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Follow through. Properly following through is important for multiple reasons. Not only will it help you to add all-important distance generating backspin to the ball, but it will help point out any flaws in your swing.[7] In most cases, you want your hands to finish high which ensures that the bat head stays through the hitting zone as long as possible.
How do these players create such a powerful swing? Rule number one; do not confuse POWER with strength. These are two very different dynamics. Power is an explosive movement. It is created through a combination of speed, and strength. Strength is created through maximal force. This is the biggest learning lesson here; you do not create power for hitting by lifting maximum weight. Power lifting like bodybuilders and muscle heads do, does not translate into softball power hitting. Power lifting is mostly all for show and not athletic performance. If you have the biggest arms, traps, and chest in the world, how are you going to swing the bat? Power lifting and Power hitting are two totally different things.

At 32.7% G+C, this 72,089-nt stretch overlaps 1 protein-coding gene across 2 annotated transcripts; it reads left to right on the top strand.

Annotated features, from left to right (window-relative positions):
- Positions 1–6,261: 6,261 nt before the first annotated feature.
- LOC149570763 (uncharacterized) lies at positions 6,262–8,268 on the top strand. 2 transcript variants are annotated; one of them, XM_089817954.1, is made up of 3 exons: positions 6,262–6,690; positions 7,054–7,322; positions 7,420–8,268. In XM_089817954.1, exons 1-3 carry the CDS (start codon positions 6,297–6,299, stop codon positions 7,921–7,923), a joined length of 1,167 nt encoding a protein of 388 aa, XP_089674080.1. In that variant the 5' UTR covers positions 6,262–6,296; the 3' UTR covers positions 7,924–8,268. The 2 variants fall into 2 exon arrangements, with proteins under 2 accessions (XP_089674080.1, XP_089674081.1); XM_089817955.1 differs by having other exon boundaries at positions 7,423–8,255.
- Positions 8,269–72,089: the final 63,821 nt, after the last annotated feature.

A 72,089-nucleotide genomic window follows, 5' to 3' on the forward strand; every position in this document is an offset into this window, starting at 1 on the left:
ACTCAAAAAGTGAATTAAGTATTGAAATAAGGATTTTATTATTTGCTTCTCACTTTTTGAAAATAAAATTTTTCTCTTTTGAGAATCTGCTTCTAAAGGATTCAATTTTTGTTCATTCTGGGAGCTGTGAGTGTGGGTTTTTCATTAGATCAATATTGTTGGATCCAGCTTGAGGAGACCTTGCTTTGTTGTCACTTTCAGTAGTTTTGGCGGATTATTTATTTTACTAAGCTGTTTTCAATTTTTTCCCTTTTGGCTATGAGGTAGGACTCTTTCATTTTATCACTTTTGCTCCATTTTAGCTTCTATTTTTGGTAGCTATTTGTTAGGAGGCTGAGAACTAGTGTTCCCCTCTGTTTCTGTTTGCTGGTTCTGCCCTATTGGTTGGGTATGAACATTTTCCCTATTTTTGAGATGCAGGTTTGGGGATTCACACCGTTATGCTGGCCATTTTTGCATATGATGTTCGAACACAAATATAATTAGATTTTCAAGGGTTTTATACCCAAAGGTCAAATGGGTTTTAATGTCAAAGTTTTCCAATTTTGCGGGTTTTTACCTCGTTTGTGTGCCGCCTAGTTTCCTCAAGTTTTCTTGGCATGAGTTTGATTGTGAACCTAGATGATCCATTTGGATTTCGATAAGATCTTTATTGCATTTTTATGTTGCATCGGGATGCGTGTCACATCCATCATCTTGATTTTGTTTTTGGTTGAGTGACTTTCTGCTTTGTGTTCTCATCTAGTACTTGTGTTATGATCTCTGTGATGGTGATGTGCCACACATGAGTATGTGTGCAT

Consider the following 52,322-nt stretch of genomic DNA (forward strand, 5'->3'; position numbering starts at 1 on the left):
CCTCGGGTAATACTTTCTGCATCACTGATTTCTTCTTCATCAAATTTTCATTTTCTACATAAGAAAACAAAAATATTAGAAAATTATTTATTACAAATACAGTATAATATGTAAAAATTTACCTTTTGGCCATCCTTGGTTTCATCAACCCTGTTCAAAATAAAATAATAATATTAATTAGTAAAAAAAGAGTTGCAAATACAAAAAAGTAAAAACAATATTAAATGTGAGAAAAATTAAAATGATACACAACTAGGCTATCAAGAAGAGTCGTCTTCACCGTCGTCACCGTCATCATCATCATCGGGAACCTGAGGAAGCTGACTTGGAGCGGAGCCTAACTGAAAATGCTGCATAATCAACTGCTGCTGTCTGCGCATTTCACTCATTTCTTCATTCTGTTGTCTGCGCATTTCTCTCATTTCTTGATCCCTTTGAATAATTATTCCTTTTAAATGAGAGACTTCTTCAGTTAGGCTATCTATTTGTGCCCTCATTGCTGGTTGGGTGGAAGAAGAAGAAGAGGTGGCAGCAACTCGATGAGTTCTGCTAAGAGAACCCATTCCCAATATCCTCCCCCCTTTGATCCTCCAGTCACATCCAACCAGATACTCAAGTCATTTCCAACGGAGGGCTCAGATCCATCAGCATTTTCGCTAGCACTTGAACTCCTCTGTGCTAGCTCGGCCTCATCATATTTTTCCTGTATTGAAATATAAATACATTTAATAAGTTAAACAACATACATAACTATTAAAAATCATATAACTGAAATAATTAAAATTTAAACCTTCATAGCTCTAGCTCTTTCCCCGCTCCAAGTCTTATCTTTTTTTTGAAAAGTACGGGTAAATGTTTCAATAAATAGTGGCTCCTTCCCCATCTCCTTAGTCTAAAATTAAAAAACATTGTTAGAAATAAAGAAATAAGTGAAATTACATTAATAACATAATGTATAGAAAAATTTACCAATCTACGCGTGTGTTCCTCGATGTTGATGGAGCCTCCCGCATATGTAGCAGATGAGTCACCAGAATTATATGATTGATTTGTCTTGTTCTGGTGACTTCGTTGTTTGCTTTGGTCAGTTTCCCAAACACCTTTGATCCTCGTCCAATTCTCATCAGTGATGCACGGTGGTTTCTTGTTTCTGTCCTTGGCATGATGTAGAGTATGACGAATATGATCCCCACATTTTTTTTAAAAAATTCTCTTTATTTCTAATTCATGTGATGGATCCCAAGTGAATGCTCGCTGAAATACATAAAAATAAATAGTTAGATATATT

To test this, I collected all batters in the Retrosheet database since 1975 who logged at least 300 plate appearances in two consecutive seasons. (Multiple batters, of course, could appear multiple times.) This covered 5,607 batters, from Barry Bonds's 2002 (.582 OBP, .587 gOBP) to Mario Mendoza's 1979 (.216 OBP, .219 gOBP). As before, I fit a linear relationship between each statistic in year 1 and the same statistic in year 2, and determined the respective correlation coefficients.